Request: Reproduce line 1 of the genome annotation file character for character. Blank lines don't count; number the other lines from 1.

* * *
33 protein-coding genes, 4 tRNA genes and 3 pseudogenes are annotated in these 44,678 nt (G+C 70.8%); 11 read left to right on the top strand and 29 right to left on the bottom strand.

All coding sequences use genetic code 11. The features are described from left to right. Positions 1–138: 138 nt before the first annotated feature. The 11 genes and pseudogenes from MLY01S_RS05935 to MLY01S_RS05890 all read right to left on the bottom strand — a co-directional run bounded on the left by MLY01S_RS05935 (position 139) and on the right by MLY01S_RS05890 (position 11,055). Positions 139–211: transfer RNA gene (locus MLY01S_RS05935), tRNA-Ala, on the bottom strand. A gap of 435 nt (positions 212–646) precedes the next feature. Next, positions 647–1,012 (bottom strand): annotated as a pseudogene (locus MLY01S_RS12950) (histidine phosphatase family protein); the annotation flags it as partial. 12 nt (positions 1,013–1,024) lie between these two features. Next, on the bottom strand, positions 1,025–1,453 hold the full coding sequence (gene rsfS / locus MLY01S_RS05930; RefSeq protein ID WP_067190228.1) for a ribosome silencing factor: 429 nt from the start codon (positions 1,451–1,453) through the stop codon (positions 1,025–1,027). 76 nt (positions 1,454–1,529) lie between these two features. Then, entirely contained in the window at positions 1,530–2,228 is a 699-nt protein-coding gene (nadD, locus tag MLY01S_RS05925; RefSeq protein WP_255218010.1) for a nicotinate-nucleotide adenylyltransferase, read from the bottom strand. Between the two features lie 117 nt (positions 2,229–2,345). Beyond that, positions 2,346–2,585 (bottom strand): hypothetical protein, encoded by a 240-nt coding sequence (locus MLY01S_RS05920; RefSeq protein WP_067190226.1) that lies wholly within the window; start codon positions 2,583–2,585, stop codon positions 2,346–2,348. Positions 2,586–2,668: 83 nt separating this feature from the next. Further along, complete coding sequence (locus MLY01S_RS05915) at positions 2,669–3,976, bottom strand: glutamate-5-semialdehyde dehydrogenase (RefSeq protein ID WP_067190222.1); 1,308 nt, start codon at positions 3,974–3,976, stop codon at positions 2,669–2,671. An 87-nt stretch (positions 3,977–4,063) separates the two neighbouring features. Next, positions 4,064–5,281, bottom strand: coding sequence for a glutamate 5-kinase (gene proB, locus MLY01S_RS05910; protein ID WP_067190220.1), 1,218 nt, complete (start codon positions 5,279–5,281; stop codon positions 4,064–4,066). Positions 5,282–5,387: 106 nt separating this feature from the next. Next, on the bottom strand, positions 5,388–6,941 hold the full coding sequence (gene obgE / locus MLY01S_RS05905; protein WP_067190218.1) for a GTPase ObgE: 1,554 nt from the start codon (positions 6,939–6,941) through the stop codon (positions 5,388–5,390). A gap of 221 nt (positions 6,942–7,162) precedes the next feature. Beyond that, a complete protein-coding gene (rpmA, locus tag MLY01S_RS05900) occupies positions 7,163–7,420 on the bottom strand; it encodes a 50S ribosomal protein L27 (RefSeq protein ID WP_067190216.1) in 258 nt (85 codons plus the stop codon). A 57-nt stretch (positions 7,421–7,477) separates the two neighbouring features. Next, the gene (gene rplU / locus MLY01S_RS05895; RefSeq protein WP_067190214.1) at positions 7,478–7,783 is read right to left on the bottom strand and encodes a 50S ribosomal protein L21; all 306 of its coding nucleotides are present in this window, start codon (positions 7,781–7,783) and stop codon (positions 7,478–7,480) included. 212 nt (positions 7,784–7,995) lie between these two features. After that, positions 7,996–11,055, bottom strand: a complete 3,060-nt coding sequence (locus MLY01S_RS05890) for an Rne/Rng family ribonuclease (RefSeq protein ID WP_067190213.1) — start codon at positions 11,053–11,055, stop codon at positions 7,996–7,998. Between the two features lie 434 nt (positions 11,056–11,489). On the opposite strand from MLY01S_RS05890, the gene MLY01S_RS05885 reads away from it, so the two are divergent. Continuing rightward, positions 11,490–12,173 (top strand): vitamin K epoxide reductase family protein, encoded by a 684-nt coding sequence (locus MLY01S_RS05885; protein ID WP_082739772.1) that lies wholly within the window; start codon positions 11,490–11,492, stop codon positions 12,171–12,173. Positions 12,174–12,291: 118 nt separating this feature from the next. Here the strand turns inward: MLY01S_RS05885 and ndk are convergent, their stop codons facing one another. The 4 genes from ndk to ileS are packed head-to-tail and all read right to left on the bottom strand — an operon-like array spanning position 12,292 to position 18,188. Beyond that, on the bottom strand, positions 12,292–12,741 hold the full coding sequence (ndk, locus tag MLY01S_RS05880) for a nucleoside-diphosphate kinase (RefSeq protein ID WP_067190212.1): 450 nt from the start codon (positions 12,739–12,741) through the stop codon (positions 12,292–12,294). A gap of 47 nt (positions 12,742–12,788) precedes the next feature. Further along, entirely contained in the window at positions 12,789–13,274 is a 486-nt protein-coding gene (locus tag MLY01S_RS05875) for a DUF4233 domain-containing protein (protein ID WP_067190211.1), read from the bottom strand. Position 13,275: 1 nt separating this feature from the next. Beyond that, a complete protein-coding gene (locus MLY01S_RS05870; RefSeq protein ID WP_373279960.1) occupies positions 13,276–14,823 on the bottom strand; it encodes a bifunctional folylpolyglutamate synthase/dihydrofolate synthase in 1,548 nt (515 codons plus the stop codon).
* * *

33 protein-coding genes, 4 tRNA genes and 3 pseudogenes are annotated in these 44,678 nt (G+C 70.8%); 11 read left to right on the top strand and 29 right to left on the bottom strand.